Back in September 1999, I wrote my first editorial for the Industrial Fabric Products Review. At the time, I described myself this way:
“I’m a rabid science fiction fan and a relentless afficionado of robust red wines, and I have no children, no pets, six slowly petrifying house plants, and only a fading hope that I will ever actually meet David Duchovny.”
A few years ago, I noted that nothing much had changed, except that I now had only one slowly petrifying house plant.
Earlier this week, I watched the final episode of an “X-Files” revival, and as I watched Mulder and Scully gazing up at a bright light in the sky as the credits started to roll, I looked over at my struggling spider plant (yes, a direct descendant of that earlier one) and realized that I still hadn’t met David Duchovny … but that, after sober reflection, at this point I’d really rather meet Hugh Laurie. If I let the spider plant reach its natural conclusion, I’ll have changed 33.33 percent of that list of qualifications—in just 16 years.
Yesterday, we were graced with a visit from Katie Bradford, MFC, IFM, owner of Custom Marine Canvas in Noank, Conn., and chair of the IFAI board of directors. The editors grabbed the chance to sit and talk with her about membership, magazines, industry trends and forecasts, and she talked about the way her shop is dealing with some of these major changes, especially online and inshop expertise. It’s getting harder to find the “9 to 5” dedication among younger people entering the job market; Millennials reportedly are the “gigs” generation, and not interested in, or perhaps just not expecting, long-term full-time jobs with benefits.
In our 100th anniversary issue last November, difficulty finding skilled (or trainable) employees was one of the main issues we’ve covered in the Review over the decades, although it changed with demographic trends, technology and whatever wars were current. But now I think we’re facing a true paradigm shift in the nature of employment. Currently, most part-time or contract employees do not receive benefits (health insurance, etc.) from their employers. If a business can’t offer good benefits to offset what may not be top wages—what will be the incentive to work at that company?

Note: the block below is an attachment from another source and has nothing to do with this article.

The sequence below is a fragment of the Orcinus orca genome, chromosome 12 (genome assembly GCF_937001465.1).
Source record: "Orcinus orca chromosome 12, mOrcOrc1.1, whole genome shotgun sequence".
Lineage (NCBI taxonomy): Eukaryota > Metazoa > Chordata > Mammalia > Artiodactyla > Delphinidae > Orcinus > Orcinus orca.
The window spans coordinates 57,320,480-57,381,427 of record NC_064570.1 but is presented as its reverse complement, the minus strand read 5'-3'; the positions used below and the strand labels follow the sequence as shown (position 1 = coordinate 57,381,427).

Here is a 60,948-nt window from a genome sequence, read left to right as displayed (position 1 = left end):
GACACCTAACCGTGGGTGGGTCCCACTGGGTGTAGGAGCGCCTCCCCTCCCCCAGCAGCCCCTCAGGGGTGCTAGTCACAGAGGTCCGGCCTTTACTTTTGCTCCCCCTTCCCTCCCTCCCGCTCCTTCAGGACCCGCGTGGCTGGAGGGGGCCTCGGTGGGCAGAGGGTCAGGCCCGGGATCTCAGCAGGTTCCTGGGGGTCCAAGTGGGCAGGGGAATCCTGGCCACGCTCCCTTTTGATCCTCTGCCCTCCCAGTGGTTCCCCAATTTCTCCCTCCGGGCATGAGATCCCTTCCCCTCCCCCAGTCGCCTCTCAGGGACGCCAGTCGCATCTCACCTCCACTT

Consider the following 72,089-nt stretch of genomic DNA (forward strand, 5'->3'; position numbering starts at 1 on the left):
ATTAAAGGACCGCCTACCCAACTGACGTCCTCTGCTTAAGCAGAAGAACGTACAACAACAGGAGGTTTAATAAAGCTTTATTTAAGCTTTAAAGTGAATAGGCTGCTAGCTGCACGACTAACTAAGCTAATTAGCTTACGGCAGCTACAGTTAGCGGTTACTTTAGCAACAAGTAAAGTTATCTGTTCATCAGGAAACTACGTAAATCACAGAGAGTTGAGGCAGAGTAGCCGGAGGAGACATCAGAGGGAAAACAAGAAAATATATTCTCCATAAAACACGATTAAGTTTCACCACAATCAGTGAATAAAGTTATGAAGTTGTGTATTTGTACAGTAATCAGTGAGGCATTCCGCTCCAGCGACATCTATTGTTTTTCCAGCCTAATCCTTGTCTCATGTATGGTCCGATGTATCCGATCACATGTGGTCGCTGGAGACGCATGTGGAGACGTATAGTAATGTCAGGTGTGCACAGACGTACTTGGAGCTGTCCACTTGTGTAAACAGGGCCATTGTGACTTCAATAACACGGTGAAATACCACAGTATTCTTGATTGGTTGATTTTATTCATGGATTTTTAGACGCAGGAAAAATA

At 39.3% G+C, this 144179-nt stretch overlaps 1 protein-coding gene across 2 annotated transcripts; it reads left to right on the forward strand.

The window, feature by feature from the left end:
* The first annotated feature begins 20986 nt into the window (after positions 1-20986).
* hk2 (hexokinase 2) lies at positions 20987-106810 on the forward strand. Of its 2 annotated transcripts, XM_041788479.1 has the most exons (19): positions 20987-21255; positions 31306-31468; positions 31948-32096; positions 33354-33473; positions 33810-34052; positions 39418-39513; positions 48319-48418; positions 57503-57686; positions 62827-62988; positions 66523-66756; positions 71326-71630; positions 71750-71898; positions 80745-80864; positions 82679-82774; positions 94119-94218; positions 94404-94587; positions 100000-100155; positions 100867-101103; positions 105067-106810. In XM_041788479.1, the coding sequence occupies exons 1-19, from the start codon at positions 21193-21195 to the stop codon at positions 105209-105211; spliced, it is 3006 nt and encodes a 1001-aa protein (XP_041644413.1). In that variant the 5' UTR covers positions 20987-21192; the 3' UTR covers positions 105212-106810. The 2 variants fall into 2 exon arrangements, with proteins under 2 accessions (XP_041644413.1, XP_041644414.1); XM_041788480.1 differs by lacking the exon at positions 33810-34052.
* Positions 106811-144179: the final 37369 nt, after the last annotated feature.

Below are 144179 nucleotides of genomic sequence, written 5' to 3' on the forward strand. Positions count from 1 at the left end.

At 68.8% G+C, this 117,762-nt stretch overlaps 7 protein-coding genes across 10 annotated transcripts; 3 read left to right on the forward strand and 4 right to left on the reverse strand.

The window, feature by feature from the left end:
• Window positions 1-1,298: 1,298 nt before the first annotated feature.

Most small-business experts don’t seem to be talking about manufacturers of custom products. I did just read an article in Small Business Trends about the success of Etsy, with its 1.6 million active sellers. Etsy is working on tools to help sellers succeed in other channels; it has even launched “Etsy Manufacturing” to help sellers find production partners. That’s a major departure, but also a road to mass production. The situation isn’t exactly analogous to specialty fabrics manufacturers—but it does promote the idea of cooperation as a means to survival, and success.
The next job may well be impossible to predict. Still, I’m going to invite both Mr. Duchovny and Mr. Laurie to visit IFAI Expo this fall. There’s still some virtue in consistency.